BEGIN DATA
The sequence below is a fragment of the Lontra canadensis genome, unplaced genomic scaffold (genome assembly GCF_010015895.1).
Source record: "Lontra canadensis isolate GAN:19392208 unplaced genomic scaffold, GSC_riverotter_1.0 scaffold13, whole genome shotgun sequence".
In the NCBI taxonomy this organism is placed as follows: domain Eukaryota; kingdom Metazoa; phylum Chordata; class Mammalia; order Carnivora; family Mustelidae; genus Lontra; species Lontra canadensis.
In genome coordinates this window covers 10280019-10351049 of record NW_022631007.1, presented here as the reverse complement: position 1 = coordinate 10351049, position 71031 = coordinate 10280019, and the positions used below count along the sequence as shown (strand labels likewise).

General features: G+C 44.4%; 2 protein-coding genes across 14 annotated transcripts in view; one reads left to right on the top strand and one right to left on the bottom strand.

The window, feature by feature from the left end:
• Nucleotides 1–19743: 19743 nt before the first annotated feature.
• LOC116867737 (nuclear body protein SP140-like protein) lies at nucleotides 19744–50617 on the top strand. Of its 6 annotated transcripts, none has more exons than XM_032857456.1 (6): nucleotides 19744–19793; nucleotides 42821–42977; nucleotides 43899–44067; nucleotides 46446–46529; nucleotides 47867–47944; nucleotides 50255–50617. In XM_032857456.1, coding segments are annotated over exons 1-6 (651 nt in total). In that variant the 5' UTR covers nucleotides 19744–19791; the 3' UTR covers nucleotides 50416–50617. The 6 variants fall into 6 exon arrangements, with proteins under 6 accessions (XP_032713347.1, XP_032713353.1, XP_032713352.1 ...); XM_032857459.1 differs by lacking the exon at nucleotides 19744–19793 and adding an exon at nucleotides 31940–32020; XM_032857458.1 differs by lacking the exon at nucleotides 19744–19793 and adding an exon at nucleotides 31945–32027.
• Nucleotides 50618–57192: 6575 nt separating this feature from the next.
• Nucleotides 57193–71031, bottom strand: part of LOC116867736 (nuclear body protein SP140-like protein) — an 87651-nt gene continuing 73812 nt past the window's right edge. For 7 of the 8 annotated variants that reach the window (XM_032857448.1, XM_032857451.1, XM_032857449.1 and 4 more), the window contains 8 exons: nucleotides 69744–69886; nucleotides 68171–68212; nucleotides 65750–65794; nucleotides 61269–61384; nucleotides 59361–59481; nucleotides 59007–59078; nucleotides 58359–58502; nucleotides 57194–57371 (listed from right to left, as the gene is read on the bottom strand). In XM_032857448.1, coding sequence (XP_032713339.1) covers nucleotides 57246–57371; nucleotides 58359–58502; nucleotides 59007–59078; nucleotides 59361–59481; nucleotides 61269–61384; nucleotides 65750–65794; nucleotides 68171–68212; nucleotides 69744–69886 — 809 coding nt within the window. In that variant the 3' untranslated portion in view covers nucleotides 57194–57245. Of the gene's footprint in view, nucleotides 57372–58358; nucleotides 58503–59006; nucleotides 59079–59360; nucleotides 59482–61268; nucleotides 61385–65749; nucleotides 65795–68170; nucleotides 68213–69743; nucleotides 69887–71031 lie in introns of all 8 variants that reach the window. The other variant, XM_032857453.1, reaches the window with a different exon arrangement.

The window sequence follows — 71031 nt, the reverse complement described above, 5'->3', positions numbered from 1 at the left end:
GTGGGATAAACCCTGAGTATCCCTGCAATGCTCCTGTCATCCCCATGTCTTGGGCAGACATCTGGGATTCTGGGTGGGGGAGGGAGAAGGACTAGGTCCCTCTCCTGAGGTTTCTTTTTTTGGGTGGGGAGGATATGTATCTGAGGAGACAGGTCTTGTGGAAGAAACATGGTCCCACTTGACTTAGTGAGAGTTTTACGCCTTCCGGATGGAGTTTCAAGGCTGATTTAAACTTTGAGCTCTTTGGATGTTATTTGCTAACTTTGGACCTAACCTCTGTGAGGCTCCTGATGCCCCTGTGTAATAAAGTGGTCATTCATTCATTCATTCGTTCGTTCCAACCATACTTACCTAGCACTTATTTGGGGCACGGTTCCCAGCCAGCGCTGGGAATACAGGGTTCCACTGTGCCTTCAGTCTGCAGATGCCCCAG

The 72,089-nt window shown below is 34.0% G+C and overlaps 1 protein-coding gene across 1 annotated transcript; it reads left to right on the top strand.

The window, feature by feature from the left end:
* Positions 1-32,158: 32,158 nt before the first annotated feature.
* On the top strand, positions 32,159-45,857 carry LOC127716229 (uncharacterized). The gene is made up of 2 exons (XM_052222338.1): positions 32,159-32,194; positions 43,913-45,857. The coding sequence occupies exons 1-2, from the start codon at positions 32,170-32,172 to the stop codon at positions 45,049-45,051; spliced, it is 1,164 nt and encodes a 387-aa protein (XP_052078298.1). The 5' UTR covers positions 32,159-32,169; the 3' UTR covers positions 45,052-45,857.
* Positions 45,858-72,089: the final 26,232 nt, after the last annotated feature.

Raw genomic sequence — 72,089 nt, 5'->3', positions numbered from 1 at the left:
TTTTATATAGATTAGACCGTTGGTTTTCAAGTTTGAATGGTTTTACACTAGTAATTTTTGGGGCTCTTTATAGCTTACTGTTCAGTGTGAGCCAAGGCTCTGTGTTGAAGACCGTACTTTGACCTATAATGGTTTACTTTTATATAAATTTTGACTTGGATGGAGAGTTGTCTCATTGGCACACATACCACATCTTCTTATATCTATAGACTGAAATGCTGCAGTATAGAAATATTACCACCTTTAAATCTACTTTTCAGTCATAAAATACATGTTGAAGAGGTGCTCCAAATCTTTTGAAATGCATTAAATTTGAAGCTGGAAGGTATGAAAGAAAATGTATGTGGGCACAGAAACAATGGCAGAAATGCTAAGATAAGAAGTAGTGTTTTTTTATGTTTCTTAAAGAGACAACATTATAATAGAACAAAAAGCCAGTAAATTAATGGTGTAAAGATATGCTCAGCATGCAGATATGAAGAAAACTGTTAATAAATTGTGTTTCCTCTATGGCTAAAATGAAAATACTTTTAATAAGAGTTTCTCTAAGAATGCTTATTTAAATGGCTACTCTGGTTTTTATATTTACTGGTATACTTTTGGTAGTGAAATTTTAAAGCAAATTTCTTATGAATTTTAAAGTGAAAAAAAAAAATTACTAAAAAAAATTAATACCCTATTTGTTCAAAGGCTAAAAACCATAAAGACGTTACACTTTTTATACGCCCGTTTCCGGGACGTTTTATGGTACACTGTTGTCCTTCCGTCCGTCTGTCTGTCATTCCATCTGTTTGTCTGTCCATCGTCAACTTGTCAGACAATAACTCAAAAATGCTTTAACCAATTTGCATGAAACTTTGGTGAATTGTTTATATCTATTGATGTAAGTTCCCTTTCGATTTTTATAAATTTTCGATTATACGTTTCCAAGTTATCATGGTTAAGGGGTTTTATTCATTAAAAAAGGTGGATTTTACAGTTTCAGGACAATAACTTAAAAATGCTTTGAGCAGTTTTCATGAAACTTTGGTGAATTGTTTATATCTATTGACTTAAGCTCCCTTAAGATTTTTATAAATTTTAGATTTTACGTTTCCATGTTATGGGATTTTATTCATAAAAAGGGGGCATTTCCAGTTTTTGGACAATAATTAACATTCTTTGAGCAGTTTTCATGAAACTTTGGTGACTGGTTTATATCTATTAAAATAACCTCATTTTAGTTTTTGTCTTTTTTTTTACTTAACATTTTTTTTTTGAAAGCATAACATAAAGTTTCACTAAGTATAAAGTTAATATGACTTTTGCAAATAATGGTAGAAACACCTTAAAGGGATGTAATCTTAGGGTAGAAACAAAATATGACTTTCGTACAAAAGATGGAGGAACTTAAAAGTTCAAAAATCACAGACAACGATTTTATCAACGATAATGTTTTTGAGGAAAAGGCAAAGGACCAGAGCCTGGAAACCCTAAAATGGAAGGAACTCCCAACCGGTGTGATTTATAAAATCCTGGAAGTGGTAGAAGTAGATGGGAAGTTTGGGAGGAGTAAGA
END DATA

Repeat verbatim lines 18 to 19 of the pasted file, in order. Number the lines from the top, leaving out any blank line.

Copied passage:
Raw genomic sequence — 72,089 nt, 5'->3', positions numbered from 1 at the left:
TTTTATATAGATTAGACCGTTGGTTTTCAAGTTTGAATGGTTTTACACTAGTAATTTTTGGGGCTCTTTATAGCTTACTGTTCAGTGTGAGCCAAGGCTCTGTGTTGAAGACCGTACTTTGACCTATAATGGTTTACTTTTATATAAATTTTGACTTGGATGGAGAGTTGTCTCATTGGCACACATACCACATCTTCTTATATCTATAGACTGAAATGCTGCAGTATAGAAATATTACCACCTTTAAATCTACTTTTCAGTCATAAAATACATGTTGAAGAGGTGCTCCAAATCTTTTGAAATGCATTAAATTTGAAGCTGGAAGGTATGAAAGAAAATGTATGTGGGCACAGAAACAATGGCAGAAATGCTAAGATAAGAAGTAGTGTTTTTTTATGTTTCTTAAAGAGACAACATTATAATAGAACAAAAAGCCAGTAAATTAATGGTGTAAAGATATGCTCAGCATGCAGATATGAAGAAAACTGTTAATAAATTGTGTTTCCTCTATGGCTAAAATGAAAATACTTTTAATAAGAGTTTCTCTAAGAATGCTTATTTAAATGGCTACTCTGGTTTTTATATTTACTGGTATACTTTTGGTAGTGAAATTTTAAAGCAAATTTCTTATGAATTTTAAAGTGAAAAAAAAAAATTACTAAAAAAAATTAATACCCTATTTGTTCAAAGGCTAAAAACCATAAAGACGTTACACTTTTTATACGCCCGTTTCCGGGACGTTTTATGGTACACTGTTGTCCTTCCGTCCGTCTGTCTGTCATTCCATCTGTTTGTCTGTCCATCGTCAACTTGTCAGACAATAACTCAAAAATGCTTTAACCAATTTGCATGAAACTTTGGTGAATTGTTTATATCTATTGATGTAAGTTCCCTTTCGATTTTTATAAATTTTCGATTATACGTTTCCAAGTTATCATGGTTAAGGGGTTTTATTCATTAAAAAAGGTGGATTTTACAGTTTCAGGACAATAACTTAAAAATGCTTTGAGCAGTTTTCATGAAACTTTGGTGAATTGTTTATATCTATTGACTTAAGCTCCCTTAAGATTTTTATAAATTTTAGATTTTACGTTTCCATGTTATGGGATTTTATTCATAAAAAGGGGGCATTTCCAGTTTTTGGACAATAATTAACATTCTTTGAGCAGTTTTCATGAAACTTTGGTGACTGGTTTATATCTATTAAAATAACCTCATTTTAGTTTTTGTCTTTTTTTTTACTTAACATTTTTTTTTTGAAAGCATAACATAAAGTTTCACTAAGTATAAAGTTAATATGACTTTTGCAAATAATGGTAGAAACACCTTAAAGGGATGTAATCTTAGGGTAGAAACAAAATATGACTTTCGTACAAAAGATGGAGGAACTTAAAAGTTCAAAAATCACAGACAACGATTTTATCAACGATAATGTTTTTGAGGAAAAGGCAAAGGACCAGAGCCTGGAAACCCTAAAATGGAAGGAACTCCCAACCGGTGTGATTTATAAAATCCTGGAAGTGGTAGAAGTAGATGGGAAGTTTGGGAGGAGTAAGA